Several Bering Sea storms have hit the coast of Southwest Alaska hard this past week. For the village of Port Heiden on the Alaska Peninsula, that has meant accelerated erosion, an issue the village has been dealing with for years.
Trained monitors in the village measured six feet of erosion in some places from the most recent storms. Within the last year, they have measured twenty to one hundred feet of erosion along different sections of their coast line. Jaclyn Christensen is the village brownfield coordinator. She said the shoreline seems to be eroding more quickly than it used to.
“It seems more rapid nowadays because I think we have bigger tides,” Christensen said. “We have a lot more water volume, and we have a lot of pumice in our soil. It’s like tooth decay or a cavity. It eats a lot quicker because it’s porous material, and water could just unearth it so fast and easy. A lot of that is accelerated by the storm.”
It’s a fight Port Heiden has been waging for decades, to stay above water. They started building homes on higher ground away from Meshik, the old village site, in the 1980s. The last person moved out of the old village in 2008.
But the solution is not as simple as abandoning the old town.
First there’s the issue of what to do about the old buildings. Left alone, they would be washed into the sea and the debris will end up on Port Heiden’s beaches. Last year, before the road washed away too much to drive heavy machinery on it, the village deconstructed most of the buildings.
“It’s a very hard thing to do. We’ve gotten a lot of backlash about it because it’s emotional, because it’s letting go of your home that you grew up in,” Christensen said. “But what other alternative do we have? We can’t stop the force of nature, but we can do something about leaving less of a foot print to our ecosystem by not polluting it.”
Then there’s the loss of safe harbor. John Christensen Jr. is the tribal council president and a commercial fisherman.
“Our safe harbor for our boats is down past the old village,” John Christensen Jr. said. “Once the erosion reaches the lake down there. It’ll cut off a line. We won’t have no more road to go down there, so we’re going to have to figure out a different place to park our boats.”
Finally there’s the continued erosion, even in the new town. While the homes where people live now, the village office and the village store are currently on stable ground, to get from the bluffs where the town lies to the beach where barges land and residents subsistence fish, the village has to regularly reconstruct beach access roads with a loader.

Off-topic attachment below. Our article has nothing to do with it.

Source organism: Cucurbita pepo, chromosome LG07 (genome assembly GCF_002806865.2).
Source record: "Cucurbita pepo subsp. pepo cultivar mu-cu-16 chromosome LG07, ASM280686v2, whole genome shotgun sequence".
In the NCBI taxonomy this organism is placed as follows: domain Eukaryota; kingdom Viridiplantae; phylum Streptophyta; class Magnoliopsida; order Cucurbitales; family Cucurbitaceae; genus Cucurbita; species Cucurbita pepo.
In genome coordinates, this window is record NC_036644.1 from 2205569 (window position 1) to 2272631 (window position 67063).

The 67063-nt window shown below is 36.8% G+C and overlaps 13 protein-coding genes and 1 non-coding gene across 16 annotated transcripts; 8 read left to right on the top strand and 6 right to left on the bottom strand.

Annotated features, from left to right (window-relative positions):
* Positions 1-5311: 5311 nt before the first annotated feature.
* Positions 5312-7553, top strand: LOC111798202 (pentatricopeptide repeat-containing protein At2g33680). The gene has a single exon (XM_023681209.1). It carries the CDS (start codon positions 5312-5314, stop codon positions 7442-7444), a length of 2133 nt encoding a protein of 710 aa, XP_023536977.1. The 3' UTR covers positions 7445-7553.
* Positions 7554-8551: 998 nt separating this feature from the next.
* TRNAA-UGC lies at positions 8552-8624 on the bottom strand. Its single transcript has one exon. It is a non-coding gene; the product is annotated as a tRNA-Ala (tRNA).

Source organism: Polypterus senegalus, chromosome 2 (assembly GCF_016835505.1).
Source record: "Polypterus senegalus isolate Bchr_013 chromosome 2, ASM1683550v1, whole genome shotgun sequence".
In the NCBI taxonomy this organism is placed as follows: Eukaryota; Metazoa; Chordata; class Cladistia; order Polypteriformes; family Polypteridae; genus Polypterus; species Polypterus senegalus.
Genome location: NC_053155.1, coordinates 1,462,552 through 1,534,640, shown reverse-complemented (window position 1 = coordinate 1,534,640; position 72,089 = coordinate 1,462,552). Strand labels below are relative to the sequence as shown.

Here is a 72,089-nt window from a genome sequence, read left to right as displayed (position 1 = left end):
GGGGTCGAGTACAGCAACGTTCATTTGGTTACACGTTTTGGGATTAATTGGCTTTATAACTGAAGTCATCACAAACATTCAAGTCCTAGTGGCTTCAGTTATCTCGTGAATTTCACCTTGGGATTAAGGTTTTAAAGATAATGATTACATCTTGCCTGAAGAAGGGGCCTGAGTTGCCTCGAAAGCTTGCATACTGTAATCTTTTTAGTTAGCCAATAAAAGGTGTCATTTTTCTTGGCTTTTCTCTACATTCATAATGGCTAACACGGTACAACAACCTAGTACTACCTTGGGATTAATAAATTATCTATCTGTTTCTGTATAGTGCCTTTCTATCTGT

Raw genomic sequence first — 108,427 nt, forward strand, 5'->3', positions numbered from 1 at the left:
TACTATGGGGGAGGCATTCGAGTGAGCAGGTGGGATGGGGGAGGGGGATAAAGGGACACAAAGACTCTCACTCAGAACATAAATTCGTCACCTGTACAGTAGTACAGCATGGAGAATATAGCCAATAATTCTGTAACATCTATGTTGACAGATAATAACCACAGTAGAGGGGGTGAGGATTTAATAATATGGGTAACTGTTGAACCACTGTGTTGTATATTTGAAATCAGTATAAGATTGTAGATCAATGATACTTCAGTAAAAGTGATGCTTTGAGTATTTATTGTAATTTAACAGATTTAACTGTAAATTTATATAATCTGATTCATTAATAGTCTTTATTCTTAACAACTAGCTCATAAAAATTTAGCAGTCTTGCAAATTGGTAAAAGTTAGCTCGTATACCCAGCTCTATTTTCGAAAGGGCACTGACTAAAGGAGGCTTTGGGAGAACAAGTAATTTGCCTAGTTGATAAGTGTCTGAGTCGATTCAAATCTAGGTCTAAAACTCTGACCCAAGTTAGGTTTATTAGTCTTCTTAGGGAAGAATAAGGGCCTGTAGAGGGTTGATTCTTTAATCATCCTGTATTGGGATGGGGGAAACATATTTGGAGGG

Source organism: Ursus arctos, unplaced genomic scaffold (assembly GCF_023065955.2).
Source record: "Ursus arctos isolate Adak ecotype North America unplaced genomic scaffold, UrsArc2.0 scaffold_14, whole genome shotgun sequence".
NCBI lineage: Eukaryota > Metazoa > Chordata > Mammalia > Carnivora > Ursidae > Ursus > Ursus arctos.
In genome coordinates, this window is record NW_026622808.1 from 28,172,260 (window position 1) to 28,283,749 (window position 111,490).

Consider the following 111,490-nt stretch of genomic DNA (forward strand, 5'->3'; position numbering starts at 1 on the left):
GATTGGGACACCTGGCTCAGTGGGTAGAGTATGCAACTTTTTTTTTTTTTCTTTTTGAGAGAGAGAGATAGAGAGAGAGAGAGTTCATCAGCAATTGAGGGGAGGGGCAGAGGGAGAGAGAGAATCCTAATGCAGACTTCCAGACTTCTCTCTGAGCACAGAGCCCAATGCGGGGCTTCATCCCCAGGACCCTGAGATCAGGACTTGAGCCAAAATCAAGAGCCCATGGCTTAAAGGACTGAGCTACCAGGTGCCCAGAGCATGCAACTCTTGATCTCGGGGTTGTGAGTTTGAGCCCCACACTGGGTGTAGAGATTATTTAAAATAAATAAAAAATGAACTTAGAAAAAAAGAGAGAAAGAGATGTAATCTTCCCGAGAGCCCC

More worrisome, erosion is getting to the roads near the school.
“Maybe three years ago there was flooding so bad by the school that the school bus had to take the school kids from the school to the flooded area because there was like a river channel of water on the road and then carry the kids, walk them across the water,” Jaclyn Christensen said. “And then the other school bus was on the other side of the road, and they took the kids from there to their homes.”
Port Heiden’s fuel tank farm was relocated fewer than two years ago due to erosion concerns. But Jaclyn worries that its new position by the school might not keep it safe from erosion for long. Even as the village continues its march inland, she said that there isn’t a lot of talk about why the erosion is happening.
“We don’t really use the word “climate change” around here,” Jaclyn said. “We just know things are changing. We just know high winds are becoming more frequent. We know that bad weather is hanging around a lot longer. I don’t really hear the elders or the local people talk about climate change or ocean acidification, or global warming as much because it seems like a foreign factor that we’ve never really had to understand before.
Whatever the cause, Jaclyn Christensen is optimistic that the community will stay motivated and find solutions.